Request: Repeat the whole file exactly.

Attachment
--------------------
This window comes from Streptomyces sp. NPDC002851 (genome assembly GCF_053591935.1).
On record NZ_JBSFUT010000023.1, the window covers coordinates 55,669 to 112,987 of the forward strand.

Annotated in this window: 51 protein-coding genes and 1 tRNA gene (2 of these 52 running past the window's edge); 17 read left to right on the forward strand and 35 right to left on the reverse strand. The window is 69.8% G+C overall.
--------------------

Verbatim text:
This window comes from Streptomyces sp. NPDC002851 (genome assembly GCF_053591935.1).
On record NZ_JBSFUT010000023.1, the window covers coordinates 55,669 to 112,987 of the forward strand.

Annotated in this window: 51 protein-coding genes and 1 tRNA gene (2 of these 52 running past the window's edge); 17 read left to right on the forward strand and 35 right to left on the reverse strand. The window is 69.8% G+C overall.